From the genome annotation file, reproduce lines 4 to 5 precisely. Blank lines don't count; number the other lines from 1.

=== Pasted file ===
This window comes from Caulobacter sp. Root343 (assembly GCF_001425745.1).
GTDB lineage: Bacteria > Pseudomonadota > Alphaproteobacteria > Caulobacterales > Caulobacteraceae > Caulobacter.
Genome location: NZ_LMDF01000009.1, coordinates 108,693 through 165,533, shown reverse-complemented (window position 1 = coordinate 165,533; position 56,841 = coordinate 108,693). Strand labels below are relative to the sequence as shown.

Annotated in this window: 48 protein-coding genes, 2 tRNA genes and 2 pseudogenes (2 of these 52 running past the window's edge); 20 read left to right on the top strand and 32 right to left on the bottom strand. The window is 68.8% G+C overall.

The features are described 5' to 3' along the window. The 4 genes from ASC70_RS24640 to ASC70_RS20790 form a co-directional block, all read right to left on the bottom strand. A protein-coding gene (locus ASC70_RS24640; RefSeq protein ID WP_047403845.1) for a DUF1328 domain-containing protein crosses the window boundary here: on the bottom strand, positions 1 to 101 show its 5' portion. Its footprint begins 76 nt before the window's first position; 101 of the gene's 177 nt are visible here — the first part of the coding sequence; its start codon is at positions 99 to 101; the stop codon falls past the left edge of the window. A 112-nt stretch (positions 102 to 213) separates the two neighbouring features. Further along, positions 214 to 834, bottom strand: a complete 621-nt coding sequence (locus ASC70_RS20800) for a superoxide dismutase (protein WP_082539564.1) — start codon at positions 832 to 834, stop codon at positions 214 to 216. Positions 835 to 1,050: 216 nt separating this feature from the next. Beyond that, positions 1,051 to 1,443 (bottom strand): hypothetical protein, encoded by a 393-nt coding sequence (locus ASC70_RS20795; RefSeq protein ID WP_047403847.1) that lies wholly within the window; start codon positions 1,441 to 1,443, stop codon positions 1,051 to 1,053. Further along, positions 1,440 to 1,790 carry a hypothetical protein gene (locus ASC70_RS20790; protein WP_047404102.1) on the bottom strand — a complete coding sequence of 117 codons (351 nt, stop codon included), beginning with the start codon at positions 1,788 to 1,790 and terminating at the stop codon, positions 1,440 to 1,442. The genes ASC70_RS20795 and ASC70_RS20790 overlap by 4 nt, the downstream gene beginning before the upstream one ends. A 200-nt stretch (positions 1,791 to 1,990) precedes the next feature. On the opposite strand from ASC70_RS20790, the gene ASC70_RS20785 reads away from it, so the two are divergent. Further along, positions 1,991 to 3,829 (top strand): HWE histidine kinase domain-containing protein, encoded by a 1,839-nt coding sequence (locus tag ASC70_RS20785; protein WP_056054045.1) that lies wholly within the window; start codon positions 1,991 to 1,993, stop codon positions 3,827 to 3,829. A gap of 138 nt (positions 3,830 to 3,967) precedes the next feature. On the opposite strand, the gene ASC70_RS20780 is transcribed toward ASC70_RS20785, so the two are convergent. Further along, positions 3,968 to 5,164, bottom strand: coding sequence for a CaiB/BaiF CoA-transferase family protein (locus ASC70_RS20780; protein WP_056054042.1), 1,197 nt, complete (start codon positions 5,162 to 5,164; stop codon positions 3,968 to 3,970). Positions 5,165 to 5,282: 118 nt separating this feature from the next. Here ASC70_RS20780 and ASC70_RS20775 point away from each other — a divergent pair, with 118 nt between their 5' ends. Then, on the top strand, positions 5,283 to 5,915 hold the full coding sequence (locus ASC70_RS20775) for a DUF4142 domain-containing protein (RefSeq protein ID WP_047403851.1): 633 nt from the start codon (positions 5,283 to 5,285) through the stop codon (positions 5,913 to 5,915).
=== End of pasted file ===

Annotated in this window: 48 protein-coding genes, 2 tRNA genes and 2 pseudogenes (2 of these 52 running past the window's edge); 20 read left to right on the top strand and 32 right to left on the bottom strand. The window is 68.8% G+C overall.

The features are described 5' to 3' along the window. The 4 genes from ASC70_RS24640 to ASC70_RS20790 form a co-directional block, all read right to left on the bottom strand. A protein-coding gene (locus ASC70_RS24640; RefSeq protein ID WP_047403845.1) for a DUF1328 domain-containing protein crosses the window boundary here: on the bottom strand, positions 1 to 101 show its 5' portion. Its footprint begins 76 nt before the window's first position; 101 of the gene's 177 nt are visible here — the first part of the coding sequence; its start codon is at positions 99 to 101; the stop codon falls past the left edge of the window. A 112-nt stretch (positions 102 to 213) separates the two neighbouring features. Further along, positions 214 to 834, bottom strand: a complete 621-nt coding sequence (locus ASC70_RS20800) for a superoxide dismutase (protein WP_082539564.1) — start codon at positions 832 to 834, stop codon at positions 214 to 216. Positions 835 to 1,050: 216 nt separating this feature from the next. Beyond that, positions 1,051 to 1,443 (bottom strand): hypothetical protein, encoded by a 393-nt coding sequence (locus ASC70_RS20795; RefSeq protein ID WP_047403847.1) that lies wholly within the window; start codon positions 1,441 to 1,443, stop codon positions 1,051 to 1,053. Further along, positions 1,440 to 1,790 carry a hypothetical protein gene (locus ASC70_RS20790; protein WP_047404102.1) on the bottom strand — a complete coding sequence of 117 codons (351 nt, stop codon included), beginning with the start codon at positions 1,788 to 1,790 and terminating at the stop codon, positions 1,440 to 1,442. The genes ASC70_RS20795 and ASC70_RS20790 overlap by 4 nt, the downstream gene beginning before the upstream one ends. A 200-nt stretch (positions 1,791 to 1,990) precedes the next feature. On the opposite strand from ASC70_RS20790, the gene ASC70_RS20785 reads away from it, so the two are divergent. Further along, positions 1,991 to 3,829 (top strand): HWE histidine kinase domain-containing protein, encoded by a 1,839-nt coding sequence (locus tag ASC70_RS20785; protein WP_056054045.1) that lies wholly within the window; start codon positions 1,991 to 1,993, stop codon positions 3,827 to 3,829. A gap of 138 nt (positions 3,830 to 3,967) precedes the next feature. On the opposite strand, the gene ASC70_RS20780 is transcribed toward ASC70_RS20785, so the two are convergent. Further along, positions 3,968 to 5,164, bottom strand: coding sequence for a CaiB/BaiF CoA-transferase family protein (locus ASC70_RS20780; protein WP_056054042.1), 1,197 nt, complete (start codon positions 5,162 to 5,164; stop codon positions 3,968 to 3,970). Positions 5,165 to 5,282: 118 nt separating this feature from the next. Here ASC70_RS20780 and ASC70_RS20775 point away from each other — a divergent pair, with 118 nt between their 5' ends. Then, on the top strand, positions 5,283 to 5,915 hold the full coding sequence (locus ASC70_RS20775) for a DUF4142 domain-containing protein (RefSeq protein ID WP_047403851.1): 633 nt from the start codon (positions 5,283 to 5,285) through the stop codon (positions 5,913 to 5,915).